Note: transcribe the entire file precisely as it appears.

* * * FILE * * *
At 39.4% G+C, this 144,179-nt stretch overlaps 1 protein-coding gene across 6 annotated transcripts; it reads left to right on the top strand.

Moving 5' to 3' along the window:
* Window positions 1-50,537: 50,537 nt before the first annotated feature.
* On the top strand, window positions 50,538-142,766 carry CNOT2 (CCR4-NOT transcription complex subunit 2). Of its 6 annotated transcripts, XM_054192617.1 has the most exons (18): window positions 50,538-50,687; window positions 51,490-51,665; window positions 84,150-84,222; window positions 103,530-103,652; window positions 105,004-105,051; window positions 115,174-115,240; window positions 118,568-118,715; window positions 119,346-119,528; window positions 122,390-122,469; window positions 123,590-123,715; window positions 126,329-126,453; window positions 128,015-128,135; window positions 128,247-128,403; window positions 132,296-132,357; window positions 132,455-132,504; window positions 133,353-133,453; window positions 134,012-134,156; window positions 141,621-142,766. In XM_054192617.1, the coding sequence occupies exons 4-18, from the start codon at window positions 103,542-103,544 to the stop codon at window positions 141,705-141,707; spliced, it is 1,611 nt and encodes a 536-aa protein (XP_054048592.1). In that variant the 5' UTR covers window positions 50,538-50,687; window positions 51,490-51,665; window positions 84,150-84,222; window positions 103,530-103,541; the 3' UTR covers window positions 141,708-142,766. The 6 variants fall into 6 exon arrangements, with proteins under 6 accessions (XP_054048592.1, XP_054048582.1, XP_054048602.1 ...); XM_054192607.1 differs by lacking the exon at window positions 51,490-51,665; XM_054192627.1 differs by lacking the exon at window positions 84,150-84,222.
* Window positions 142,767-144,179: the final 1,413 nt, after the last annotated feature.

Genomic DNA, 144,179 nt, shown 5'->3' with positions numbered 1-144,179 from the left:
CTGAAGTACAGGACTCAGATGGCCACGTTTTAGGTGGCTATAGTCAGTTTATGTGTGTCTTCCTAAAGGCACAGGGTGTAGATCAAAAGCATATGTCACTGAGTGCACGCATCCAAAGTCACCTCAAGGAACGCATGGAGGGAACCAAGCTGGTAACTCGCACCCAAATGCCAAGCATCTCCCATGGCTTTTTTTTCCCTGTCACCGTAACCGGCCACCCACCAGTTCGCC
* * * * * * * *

At 39.4% G+C, this 144,179-nt stretch overlaps 1 protein-coding gene across 6 annotated transcripts; it reads left to right on the top strand.

Moving 5' to 3' along the window:
* Window positions 1-50,537: 50,537 nt before the first annotated feature.
* On the top strand, window positions 50,538-142,766 carry CNOT2 (CCR4-NOT transcription complex subunit 2). Of its 6 annotated transcripts, XM_054192617.1 has the most exons (18): window positions 50,538-50,687; window positions 51,490-51,665; window positions 84,150-84,222; window positions 103,530-103,652; window positions 105,004-105,051; window positions 115,174-115,240; window positions 118,568-118,715; window positions 119,346-119,528; window positions 122,390-122,469; window positions 123,590-123,715; window positions 126,329-126,453; window positions 128,015-128,135; window positions 128,247-128,403; window positions 132,296-132,357; window positions 132,455-132,504; window positions 133,353-133,453; window positions 134,012-134,156; window positions 141,621-142,766. In XM_054192617.1, the coding sequence occupies exons 4-18, from the start codon at window positions 103,542-103,544 to the stop codon at window positions 141,705-141,707; spliced, it is 1,611 nt and encodes a 536-aa protein (XP_054048592.1). In that variant the 5' UTR covers window positions 50,538-50,687; window positions 51,490-51,665; window positions 84,150-84,222; window positions 103,530-103,541; the 3' UTR covers window positions 141,708-142,766. The 6 variants fall into 6 exon arrangements, with proteins under 6 accessions (XP_054048592.1, XP_054048582.1, XP_054048602.1 ...); XM_054192607.1 differs by lacking the exon at window positions 51,490-51,665; XM_054192627.1 differs by lacking the exon at window positions 84,150-84,222.
* Window positions 142,767-144,179: the final 1,413 nt, after the last annotated feature.

Genomic DNA, 144,179 nt, shown 5'->3' with positions numbered 1-144,179 from the left:
CTGAAGTACAGGACTCAGATGGCCACGTTTTAGGTGGCTATAGTCAGTTTATGTGTGTCTTCCTAAAGGCACAGGGTGTAGATCAAAAGCATATGTCACTGAGTGCACGCATCCAAAGTCACCTCAAGGAACGCATGGAGGGAACCAAGCTGGTAACTCGCACCCAAATGCCAAGCATCTCCCATGGCTTTTTTTTCCCTGTCACCGTAACCGGCCACCCACCAGTTCGCC